Julie Shah is the H.N. Slater Professor of Aeronautics and Astronautics, co-leader of MIT’s Work of the Future Initiative, and director of the Interactive Robotics Group, which aims to imagine the future of work by designing collaborative robot teammates that enhance human capability. She is expanding the use of human cognitive models for artificial intelligence and has translated her work to manufacturing assembly lines, healthcare applications, transportation, and defense. Before joining the faculty, she worked at Boeing Research and Technology on robotics applications for aerospace manufacturing. Prof. Shah has been recognized by the National Science Foundation with a Faculty Early Career Development (CAREER) award and by MIT Technology Review on its 35 Innovators Under 35 list. She was also the recipient of the 2018 IEEE RAS Academic Early Career Award for contributions to human-robot collaboration and transition of results to real world application. She has received international recognition in the form of best paper awards and nominations from the ACM/IEEE International Conference on Human-Robot Interaction, the American Institute of Aeronautics and Astronautics, the Human Factors and Ergonomics Society, the International Conference on Automated Planning and Scheduling, and the International Symposium on Robotics. She earned degrees in aeronautics and astronautics and in autonomous systems from MIT and is co-author of the book, What to Expect When You’re Expecting Robots: The Future of Human-Robot Collaboration (Basic Books, 2020).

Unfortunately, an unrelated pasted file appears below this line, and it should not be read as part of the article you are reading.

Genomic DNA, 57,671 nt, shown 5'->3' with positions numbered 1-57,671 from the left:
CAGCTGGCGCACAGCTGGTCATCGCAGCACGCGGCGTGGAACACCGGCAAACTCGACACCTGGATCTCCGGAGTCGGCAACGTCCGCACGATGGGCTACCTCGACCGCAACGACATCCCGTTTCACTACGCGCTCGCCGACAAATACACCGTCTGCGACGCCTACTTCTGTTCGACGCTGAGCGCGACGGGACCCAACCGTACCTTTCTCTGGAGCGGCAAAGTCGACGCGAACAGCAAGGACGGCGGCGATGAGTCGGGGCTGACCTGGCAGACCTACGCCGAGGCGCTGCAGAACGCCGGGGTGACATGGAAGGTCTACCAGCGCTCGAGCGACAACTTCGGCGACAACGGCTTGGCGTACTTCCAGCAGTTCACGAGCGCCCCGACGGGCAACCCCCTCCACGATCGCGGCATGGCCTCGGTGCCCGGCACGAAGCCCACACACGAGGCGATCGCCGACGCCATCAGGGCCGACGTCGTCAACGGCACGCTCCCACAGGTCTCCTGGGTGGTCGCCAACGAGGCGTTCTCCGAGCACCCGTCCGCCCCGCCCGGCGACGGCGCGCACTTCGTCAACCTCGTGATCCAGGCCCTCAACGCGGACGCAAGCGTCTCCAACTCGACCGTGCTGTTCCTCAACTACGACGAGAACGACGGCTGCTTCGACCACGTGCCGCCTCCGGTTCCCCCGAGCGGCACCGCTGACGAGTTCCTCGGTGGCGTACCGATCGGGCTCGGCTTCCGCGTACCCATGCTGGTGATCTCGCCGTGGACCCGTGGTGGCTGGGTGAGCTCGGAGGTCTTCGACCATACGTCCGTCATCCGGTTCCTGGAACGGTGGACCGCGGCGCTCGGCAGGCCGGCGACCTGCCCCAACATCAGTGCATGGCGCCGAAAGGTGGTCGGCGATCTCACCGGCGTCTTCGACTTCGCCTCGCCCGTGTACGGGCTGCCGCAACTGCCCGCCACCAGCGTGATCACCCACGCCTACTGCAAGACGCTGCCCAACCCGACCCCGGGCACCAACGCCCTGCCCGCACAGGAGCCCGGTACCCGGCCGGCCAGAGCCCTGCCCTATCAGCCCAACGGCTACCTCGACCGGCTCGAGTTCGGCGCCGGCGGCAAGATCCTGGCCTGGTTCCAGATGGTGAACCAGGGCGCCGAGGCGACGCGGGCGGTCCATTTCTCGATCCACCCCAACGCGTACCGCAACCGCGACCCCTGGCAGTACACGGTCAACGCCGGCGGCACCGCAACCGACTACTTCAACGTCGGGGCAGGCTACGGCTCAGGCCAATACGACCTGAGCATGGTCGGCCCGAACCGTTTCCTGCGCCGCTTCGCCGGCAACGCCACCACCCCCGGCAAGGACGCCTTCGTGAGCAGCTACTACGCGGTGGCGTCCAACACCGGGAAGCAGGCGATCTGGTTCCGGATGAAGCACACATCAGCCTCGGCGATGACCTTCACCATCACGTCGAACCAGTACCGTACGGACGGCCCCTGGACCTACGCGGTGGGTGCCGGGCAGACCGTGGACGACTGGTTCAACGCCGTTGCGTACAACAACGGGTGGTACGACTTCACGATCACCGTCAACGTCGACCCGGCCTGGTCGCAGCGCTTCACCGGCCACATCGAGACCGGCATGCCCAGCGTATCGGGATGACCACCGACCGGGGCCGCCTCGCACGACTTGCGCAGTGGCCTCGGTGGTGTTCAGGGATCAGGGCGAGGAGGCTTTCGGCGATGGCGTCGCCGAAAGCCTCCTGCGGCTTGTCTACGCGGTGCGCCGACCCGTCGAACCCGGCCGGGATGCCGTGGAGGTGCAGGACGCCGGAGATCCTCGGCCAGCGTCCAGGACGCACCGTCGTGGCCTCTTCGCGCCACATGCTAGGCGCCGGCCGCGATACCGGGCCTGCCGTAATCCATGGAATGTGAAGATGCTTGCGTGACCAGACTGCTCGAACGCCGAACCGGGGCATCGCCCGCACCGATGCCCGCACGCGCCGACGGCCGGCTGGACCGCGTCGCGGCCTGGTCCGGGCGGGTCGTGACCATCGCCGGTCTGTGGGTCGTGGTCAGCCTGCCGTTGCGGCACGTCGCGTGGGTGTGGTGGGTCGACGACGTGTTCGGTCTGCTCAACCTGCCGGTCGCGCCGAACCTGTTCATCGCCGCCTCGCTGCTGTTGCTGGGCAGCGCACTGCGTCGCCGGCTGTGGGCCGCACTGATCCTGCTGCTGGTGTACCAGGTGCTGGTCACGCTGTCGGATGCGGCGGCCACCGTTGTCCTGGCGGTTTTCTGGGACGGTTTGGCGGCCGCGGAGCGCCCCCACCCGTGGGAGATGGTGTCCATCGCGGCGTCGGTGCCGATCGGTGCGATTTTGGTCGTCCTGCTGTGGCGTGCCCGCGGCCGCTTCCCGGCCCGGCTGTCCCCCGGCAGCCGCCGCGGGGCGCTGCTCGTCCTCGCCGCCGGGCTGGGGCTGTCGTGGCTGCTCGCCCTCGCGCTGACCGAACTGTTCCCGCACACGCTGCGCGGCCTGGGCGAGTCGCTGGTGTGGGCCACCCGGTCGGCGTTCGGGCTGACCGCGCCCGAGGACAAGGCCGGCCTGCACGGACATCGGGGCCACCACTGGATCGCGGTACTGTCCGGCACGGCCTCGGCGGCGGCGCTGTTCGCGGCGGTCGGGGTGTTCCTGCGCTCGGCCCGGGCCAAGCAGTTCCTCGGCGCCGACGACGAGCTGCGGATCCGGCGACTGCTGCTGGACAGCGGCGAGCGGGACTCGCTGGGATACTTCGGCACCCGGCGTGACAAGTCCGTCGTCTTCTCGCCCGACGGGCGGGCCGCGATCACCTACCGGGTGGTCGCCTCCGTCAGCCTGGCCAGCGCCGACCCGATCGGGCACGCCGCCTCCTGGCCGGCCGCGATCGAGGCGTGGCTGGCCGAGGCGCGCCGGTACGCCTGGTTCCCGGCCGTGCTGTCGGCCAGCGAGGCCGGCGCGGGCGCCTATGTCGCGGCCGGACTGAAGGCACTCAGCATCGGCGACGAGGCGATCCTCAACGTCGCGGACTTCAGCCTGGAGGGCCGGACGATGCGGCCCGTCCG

Michela Taufer is an ACM Distinguished Scientist and holds the Jack Dongarra Professorship in High-Performance Computing in the Department of Electrical Engineering and Computer Science at the University of Tennessee, Knoxville (UTK). She earned her undergraduate degrees in computer engineering from the University of Padova (Italy) and her doctoral degree in computer science from the Swiss Federal Institute of Technology or ETH (Switzerland). From 2003 to 2004, she was a La Jolla Interfaces in Science Training Program (LJIS) Postdoctoral Fellow at the University of California, San Diego (UCSD) and The Scripps Research Institute (TSRI), where she worked on interdisciplinary projects in computer systems and computational chemistry. Michela has a long history of interdisciplinary work with scientists. Her research interests include scientific applications on heterogeneous platforms (i.e., multi-core platforms and accelerators); Artificial Intelligence (AI) for cyberinfrastructures (CI); AI integration into scientific workflows, computer simulations, and data analytics. She has been serving as the principal investigator of several NSF collaborative projects. She also has significant experience in mentoring a diverse population of students on interdisciplinary research. Michela’s training expertise includes efforts to spread high-performance computing participation in undergraduate education and research and to increase the interest and participation of diverse populations in interdisciplinary studies.
Adam Wierman is a Professor in the Department of Computing and Mathematical Sciences at Caltech. He received his Ph.D., M.Sc., and B.Sc. in Computer Science from Carnegie Mellon University and has been a faculty at Caltech since 2007. Adam’s research strives to make the networked systems that govern our world sustainable and resilient. He is best known for his work spearheading the design of algorithms for sustainable data centers and is co-author of a recent book on “The Fundamentals of Heavy-tails”. He is a recipient of multiple awards, including the ACM Sigmetrics Rising Star award, the ACM Sigmetrics Test of Time award, the IEEE INFOCOM Test of Time award, the IEEE Communications Society William R. Bennett Prize, the Caltech IDEA Advocate award, multiple teaching awards, and is a co-author of papers that have received “best paper” awards at a wide variety of conferences across computer science, power engineering, and operations research.
Learn more about the CCC Council and its members on our webpage!